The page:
|Chapter 5: GOD THE HOLY SPIRIT
Seventh-day Adventists Believe...
God the eternal Spirit was active with the Father and the
Son in Creation, incarnation, and redemption. He inspired
the writers of Scripture. He filled Christ's life with
power. He draws and convicts human beings; and those who
respond He renews and transforms into the image of God. Sent
by the Father and the Son to be always with His children, He
extends spiritual gifts to the church, empowers it to bear
witness to Christ, and in harmony with the Scriptures leads
it into all truth.--Fundamental Beliefs, 5
GOD THE HOLY SPIRIT
Though the crucifixion had bewildered, anguished, and
terrified Jesus' followers, the resurrection brought morning
to their lives. When Christ broke the shackles of death, the
kingdom of God dawned in their hearts.
Now unquenchable fire burned within their souls.
Differences that a few weeks earlier had erected nasty
barriers among the disciples melted. They confessed their
faults to one another and opened themselves more fully to
receive Jesus, their ascended King.
The unity of this once-scattered flock grew as they spent
day after day in prayer. One unforgettable day they were
praising God when a noise like the roar of a tornado ripped
through their midst. As though the burning in their hearts
were becoming visible, fiery flames descended on each head.
Like a rampaging fire, the Holy Spirit descended upon them.
Filled with the Spirit, the disciples could not contain
their new ardent love and joy in Jesus. Publicly, and
enthusiastically, they began to proclaim the good news of
salvation. Alerted by the sound, a multitude of local
citizens along with pilgrims from many nations flocked to
the building. Filled with amazement and confusion, they
heard--in their own language--powerful testimonies to God's
mighty works spoken by unsophisticated Galileans.
"I don't understand," said some, "What does this mean?"
Others tried to pass it off with, "They're drunk." "Not so,"
Peter cried above the noise of the crowd. "It's only nine
o'clock in the morning. What you have heard and seen is
taking place because the resurrected Jesus Christ has been
exalted to the right hand of God and is giving us the Holy
Spirit now" (Acts 2).
Who Is the Holy Spirit?
The Bible reveals that the Holy Spirit is a person, not
an impersonal force. Statements such as "It seemed good to
the Holy Spirit, and to us" (Acts 15:28) reveal that the
early believers viewed Him as a person. Christ also spoke of
Him as a person. Christ also spoke of Him as a distinct
person. "`He will glorify Me.'" He said, "`for He will take
of what is Mine and declare it to you'" (John 16:14).
Scriptures referring to the triune God describe the Spirit
as a person (Matt. 28:19; 2 Cor. 13:14).
The Holy Spirit has personality. He strives (Gen. 6:3),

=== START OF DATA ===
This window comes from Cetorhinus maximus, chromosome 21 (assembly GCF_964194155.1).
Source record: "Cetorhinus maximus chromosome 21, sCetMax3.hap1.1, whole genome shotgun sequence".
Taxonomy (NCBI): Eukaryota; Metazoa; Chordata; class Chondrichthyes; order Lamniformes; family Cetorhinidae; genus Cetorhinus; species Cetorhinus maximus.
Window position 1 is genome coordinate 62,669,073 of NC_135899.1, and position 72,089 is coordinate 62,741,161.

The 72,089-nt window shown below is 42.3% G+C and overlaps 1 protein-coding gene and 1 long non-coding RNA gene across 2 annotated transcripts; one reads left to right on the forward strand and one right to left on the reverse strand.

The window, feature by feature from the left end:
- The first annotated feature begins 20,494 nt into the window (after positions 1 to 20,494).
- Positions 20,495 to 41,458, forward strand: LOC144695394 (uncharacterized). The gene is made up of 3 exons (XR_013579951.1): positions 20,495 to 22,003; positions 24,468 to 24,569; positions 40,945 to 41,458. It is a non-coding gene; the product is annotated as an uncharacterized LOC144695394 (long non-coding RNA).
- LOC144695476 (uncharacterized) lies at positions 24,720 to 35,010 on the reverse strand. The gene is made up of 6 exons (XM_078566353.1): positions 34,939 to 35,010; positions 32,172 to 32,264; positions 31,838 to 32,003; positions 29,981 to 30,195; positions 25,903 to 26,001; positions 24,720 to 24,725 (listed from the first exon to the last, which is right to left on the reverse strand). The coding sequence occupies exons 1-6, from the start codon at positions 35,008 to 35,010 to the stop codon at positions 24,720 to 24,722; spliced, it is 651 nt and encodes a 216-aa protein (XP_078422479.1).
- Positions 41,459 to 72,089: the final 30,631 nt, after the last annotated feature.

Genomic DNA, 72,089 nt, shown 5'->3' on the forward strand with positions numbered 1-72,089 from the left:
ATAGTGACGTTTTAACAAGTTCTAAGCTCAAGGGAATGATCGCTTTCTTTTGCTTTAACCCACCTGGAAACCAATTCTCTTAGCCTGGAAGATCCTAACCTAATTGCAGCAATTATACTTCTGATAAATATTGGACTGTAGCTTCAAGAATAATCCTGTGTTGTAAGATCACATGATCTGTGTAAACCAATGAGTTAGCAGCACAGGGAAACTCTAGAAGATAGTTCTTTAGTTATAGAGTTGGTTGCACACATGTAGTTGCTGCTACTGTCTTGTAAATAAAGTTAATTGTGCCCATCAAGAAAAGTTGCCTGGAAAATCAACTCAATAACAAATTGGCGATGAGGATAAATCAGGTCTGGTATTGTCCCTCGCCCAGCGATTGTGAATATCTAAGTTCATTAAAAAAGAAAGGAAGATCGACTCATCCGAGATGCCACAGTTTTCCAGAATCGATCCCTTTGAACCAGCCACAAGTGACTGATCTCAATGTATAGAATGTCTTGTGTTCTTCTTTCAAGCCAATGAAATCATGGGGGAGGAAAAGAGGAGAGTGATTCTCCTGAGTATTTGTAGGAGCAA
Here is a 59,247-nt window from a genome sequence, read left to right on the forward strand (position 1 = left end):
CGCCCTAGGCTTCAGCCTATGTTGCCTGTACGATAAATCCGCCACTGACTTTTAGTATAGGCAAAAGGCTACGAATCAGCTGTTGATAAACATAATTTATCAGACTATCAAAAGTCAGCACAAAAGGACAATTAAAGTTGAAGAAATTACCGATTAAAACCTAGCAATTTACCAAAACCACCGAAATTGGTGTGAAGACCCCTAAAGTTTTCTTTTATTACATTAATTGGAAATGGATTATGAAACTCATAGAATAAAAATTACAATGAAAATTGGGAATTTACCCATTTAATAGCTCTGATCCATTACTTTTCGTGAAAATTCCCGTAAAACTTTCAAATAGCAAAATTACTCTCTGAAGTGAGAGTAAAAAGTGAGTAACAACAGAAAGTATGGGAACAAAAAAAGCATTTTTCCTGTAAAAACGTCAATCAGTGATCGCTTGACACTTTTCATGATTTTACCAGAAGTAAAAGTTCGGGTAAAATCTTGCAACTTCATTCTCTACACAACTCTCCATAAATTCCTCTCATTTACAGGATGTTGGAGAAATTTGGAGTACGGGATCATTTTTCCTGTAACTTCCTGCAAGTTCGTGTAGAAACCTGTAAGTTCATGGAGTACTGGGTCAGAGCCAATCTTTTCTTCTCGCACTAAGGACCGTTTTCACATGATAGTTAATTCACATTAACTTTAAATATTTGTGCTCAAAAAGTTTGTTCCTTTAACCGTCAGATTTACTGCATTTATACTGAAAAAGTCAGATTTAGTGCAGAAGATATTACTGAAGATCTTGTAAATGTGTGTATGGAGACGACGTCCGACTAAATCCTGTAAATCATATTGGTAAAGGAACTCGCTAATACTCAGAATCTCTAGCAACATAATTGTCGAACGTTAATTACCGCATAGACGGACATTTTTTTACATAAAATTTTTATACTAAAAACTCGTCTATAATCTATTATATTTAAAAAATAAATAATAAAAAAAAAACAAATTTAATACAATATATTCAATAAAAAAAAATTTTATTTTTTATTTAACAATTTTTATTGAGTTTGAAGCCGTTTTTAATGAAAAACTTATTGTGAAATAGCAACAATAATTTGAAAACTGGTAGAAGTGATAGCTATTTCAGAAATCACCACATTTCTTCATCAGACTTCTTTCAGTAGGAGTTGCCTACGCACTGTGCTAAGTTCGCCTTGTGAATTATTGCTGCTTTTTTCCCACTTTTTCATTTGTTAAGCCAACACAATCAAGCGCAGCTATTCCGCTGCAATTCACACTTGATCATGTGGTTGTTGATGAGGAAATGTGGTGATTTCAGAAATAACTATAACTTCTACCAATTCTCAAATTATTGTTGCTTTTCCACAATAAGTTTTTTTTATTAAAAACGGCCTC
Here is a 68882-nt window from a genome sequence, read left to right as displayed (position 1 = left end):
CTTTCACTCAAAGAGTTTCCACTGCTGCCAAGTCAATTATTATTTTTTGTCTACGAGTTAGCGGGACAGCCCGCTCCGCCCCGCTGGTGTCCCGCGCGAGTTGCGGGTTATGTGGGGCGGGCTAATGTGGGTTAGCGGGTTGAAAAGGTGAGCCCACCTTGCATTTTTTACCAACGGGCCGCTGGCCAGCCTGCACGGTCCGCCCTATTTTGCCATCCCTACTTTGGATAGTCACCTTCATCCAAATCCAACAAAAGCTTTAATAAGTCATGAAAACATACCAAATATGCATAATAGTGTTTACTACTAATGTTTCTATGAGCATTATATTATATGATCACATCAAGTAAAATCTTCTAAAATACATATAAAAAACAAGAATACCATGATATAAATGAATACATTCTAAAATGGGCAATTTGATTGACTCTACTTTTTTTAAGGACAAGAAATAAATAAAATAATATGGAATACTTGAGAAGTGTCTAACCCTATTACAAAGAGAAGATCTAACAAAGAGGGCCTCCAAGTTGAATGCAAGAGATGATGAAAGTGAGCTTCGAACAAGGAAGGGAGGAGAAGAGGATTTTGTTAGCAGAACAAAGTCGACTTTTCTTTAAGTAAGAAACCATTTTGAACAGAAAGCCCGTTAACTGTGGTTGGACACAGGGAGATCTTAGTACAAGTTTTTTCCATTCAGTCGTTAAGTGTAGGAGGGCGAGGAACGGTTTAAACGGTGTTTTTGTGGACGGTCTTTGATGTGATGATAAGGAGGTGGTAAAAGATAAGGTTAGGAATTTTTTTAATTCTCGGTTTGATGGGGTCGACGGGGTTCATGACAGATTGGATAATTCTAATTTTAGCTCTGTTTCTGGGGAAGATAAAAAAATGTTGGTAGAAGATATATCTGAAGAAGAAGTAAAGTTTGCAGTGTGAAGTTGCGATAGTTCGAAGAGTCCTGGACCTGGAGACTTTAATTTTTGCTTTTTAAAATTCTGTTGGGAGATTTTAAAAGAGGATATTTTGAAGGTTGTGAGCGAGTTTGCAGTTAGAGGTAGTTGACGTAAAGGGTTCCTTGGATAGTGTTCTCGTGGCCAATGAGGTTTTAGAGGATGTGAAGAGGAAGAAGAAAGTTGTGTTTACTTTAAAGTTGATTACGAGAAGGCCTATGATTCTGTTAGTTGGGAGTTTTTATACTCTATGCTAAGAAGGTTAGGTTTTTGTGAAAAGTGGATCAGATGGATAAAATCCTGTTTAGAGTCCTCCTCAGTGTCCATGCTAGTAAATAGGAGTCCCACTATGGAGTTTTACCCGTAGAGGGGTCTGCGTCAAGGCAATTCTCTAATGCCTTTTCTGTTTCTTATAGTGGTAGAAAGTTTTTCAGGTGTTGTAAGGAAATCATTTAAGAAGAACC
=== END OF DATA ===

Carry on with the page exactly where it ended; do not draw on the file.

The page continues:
teaches (Luke 12:12), convicts (John 16:8), directs church
affairs (Acts 13:2), helps and intercedes (Rom. 8:26),
inspires (2 Peter 1:21), and sanctifies (1 Peter 1:2). These
activities cannot be performed by a mere power, influence,
or attribute of God. Only a person can do them.
The Holy Spirit Is Truly God
Scripture views the Holy Spirit as God. Peter told
Ananias that, in lying to the Holy Spirit, He had lied not
"`to men but to God'" (Acts 5:3,4). Jesus defined the
unpardonable sin as "`blasphemy against the Spirit,'"
saying, "`Anyone who speaks a word against the Son of Man,
it will be forgiven him; but whoever speaks against the Holy
Spirit, it will not be forgiven him, either in this age or
in the age to come'" (Matt. 12:31,32). This could be true
only if the Holy Spirit is God.
Scripture associates divine attributes with the Holy
Spirit. He is life. Paul referred to Him as the "Spirit of
life" (Rom. 8:2). He is truth. Christ called Him the
"`Spirit of truth'" (John 16:13). The expressions "love of
the Spirit" (Rom. 15:30) and "the Holy Spirit of God" (Eph.
4:30) reveal that love and holiness are part of His nature.
The Holy Spirit is omnipotent. He distributes spiritual
gifts "to each one individually as He wills" (1 Cor. 12:11).
He is omnipresent. He will "`abide'" with His people
"`forever'" (John 14:16). None can escape His influence (Ps.
139:7-10). He also is omniscient, because "the Spirit
searches all things, yes, the deep things of God" and "no
one knows the things of God except the Spirit of God"
(1 Cor. 2:10,11).
The works of God are also associated with the Holy
Spirit. Creation and resurrection both involve Him. Said
Elihu, "`The Spirit of God has made me, and the breath of
the Almighty gives me life'" (Job 33:4). And the psalmist
said, "You send forth Your Spirit, they are created" (Ps.
104:30). Paul claimed, "He who raised Christ from the dead
will also give life to your mortal bodies through His Spirit
who dwells in you" (Rom. 8:11).
Only an omnipresent personal God, not an impersonal
influence, nor a created being, could perform the miracle of
bringing the divine Christ to one individual, Mary. At
Pentecost the Spirit made the one God-man, Jesus,
universally present to all willing recipients.
The Holy Spirit is considered equal with the Father and
the Son in the baptismal formula (Matt. 28:19), the
apostolic blessing (2 Cor. 13:14), and the spiritual-gifts
discourse (1 Cor. 12:4-6).
The Holy Spirit and the Godhead
From eternity God and Holy Spirit lived within the
Godhead as the third member. The Father, Son, and Spirit are
equally self-existent. Though each is equal, an economy of
function operates within the Trinity (see Chapter 2 of this
The truth about God the Holy Spirit is best understood as
seen through Jesus. When the Spirit comes to believers, He
comes as the "Spirit of Christ"--He does not come in His own
right, carrying His own credentials. His activity in history
centers in Christ's mission of salvation. The Holy Spirit
was actively involved in Christ's birth (Luke 1:35),
confirmed His public ministry at baptism (Matt. 3:16,17),
and brought the benefits of Christ's atoning sacrifice and
resurrection to humanity (Rom. 8:11).
In the Godhead, the Spirit seems to fulfill the role of
executor. When the Father gave His Son to the world (John
3:16), He was conceived of the Holy Spirit (Matt. 1:18-20).
The Holy Spirit came to complete the plan, to make it a
The Holy Spirit's intimate involvement in creation is
seen in His presence at Creation (Gen. 1:2). Life's origin
and maintenance depends on His operation; His departure
means death. Said the Bible, If God "`should gather to
Himself His Spirit and His breath, all flesh would perish
together, and man would return to dust'" (Job 34:14,15; cf.
33:4). We can see reflections of the Spirit's creative work
in His re-creative work within each person who is open to
God. God carries out His work within individuals through the
Creator Spirit. So in incarnation, creation, and
re-creation, the Spirit comes to bring God's intention to
The Promised Spirit
We were intended to be dwelling places of the Holy Spirit